Yelle Conquers the States, Again

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Photo provided by Yelle

In late March 2008, American MTV ventured outside of its comfort zone by featuring Yelle as “Artist of the Week,” despite the trio’s insistence on singing strictly in French. Just as Europe devoured the singles after they were posted on MySpace,  Americans began chanting “Je Veux te Voir,” often times unaware of the words’ meanings. Through the explosiveness of the band’s first album, Pop Up, Julie Budet, Jean-François Perrier and Tunguy Destable danced their way around the language barrier that has kept most European groups trapped overseas. After being one of a handful of bands in the last decades to accomplish this (the few others include PSY, Nena, and Los del Rio), Yelle is coming back with a new album, still in French but produced by American chart topper Dr. Luke. 

“I don’t really know the secret,” admits Budet when asked about their International success. “We are still totally surprised because we just don’t know why.” She believes that a part of the reason has to do with the live shows—she insists that when Americans go to a great performance, they are keener on sharing their experience with family and friends than other countries. “Even if people don’t understand what I’m saying, they like the melodies and the energy of the music.” Before Yelle reached the States, their overnight stardom in France felt unimaginable. “A week after we posted on MySpace, a record label called and offered us a deal,” Budet admits with an air of awe. “I’d never been on plane before 2007 when we had our first show outside of France in Sweden. Then we flew almost every day for ten days in South America.” 

After three years of touring for the first album, and then one and a half for the second, Yelle took a hiatus from the road. The abrupt stop took an unexpected toll on Budet. “It’s actually really hard to deal with it when you’re back home. It’s kind of depressing. You’re at home and it’s grey and rainy, and you’re alone. Even if you’re still at the forefront of your life, there’s not that crazy energy you had on tour, and all of the love.” Then came an unexpected opportunity, perhaps the most colossal yet.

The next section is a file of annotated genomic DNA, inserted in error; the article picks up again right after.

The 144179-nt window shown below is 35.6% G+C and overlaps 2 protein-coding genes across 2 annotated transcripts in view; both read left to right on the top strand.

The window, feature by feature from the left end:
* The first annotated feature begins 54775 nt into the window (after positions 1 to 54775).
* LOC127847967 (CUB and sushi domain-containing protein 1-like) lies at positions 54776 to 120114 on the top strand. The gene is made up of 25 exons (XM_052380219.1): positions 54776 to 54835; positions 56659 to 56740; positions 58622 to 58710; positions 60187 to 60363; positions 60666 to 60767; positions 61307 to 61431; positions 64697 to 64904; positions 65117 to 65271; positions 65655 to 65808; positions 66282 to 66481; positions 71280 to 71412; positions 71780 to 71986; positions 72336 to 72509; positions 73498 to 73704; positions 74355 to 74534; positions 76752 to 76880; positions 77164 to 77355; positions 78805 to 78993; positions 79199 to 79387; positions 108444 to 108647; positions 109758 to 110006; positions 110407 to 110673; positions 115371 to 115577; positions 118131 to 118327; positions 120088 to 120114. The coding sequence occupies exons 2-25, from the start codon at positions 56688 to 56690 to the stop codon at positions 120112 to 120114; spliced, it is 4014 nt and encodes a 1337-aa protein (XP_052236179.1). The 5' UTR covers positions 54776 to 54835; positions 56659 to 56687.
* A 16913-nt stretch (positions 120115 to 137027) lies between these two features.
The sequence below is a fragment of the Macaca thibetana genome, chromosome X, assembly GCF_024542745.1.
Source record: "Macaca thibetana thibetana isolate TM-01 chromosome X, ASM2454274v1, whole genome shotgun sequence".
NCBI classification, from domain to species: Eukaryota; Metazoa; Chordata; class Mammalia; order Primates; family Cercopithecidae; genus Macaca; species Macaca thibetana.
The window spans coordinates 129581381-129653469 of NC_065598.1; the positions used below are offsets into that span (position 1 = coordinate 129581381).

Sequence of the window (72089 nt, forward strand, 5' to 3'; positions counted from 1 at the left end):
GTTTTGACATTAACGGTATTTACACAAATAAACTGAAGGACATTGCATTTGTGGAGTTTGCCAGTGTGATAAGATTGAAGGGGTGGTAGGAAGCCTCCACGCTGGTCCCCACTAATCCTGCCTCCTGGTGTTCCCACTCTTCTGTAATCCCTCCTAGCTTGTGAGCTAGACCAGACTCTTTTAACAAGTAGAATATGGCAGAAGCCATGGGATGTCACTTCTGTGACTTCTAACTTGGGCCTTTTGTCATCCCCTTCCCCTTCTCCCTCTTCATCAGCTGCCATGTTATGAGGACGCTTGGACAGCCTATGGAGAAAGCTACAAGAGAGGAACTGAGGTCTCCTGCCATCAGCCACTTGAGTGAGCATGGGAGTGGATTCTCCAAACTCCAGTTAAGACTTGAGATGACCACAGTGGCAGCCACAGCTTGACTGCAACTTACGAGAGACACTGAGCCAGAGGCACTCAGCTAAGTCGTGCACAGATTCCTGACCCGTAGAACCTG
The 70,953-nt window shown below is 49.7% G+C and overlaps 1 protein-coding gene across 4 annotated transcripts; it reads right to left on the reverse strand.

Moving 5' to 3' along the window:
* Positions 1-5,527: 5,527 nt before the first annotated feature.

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Photo by Maciek Pozoga

After a show in Los Angeles, an unknown man approached the group through a mutual acquaintance, said he really liked their stuff, and asked if they’d like to work together.  “We Googled him and were like, oh shit that’s Dr. Luke!” Shortly after, the producer and Yelle began sending beats back and forth, discussing what they liked and didn’t. Eventually, Dr. Luke invited them out to LA to record the new album. “It was a different process than we were used to, because we liked to start with the words, like a sentence or hook that we’d say in French. Here, he was starting with the melodies…we worked on the music and then back to Brittany (France) to do the words. It was like fitting lyrics into a puzzle.” 

The birth of the album between LA and Brittany became a theme for the group. When asked about the cover art, which features the singer’s face obscured by blue popcorn, Budet answers, “We were thinking about the link between the US and Europe. Popcorn is really strong in US culture, and even European.” However, the cover has to do with more than the transatlantic nature of the album and group as a whole. “We wanted to have my face closer, because on the first record I was far away, hidden by a hat. This album is more intimate and I am telling people more private things. On the other hand, it’s also reserved because I’m not showing my body. It says, ‘Come closer, but I will not show you everything.’”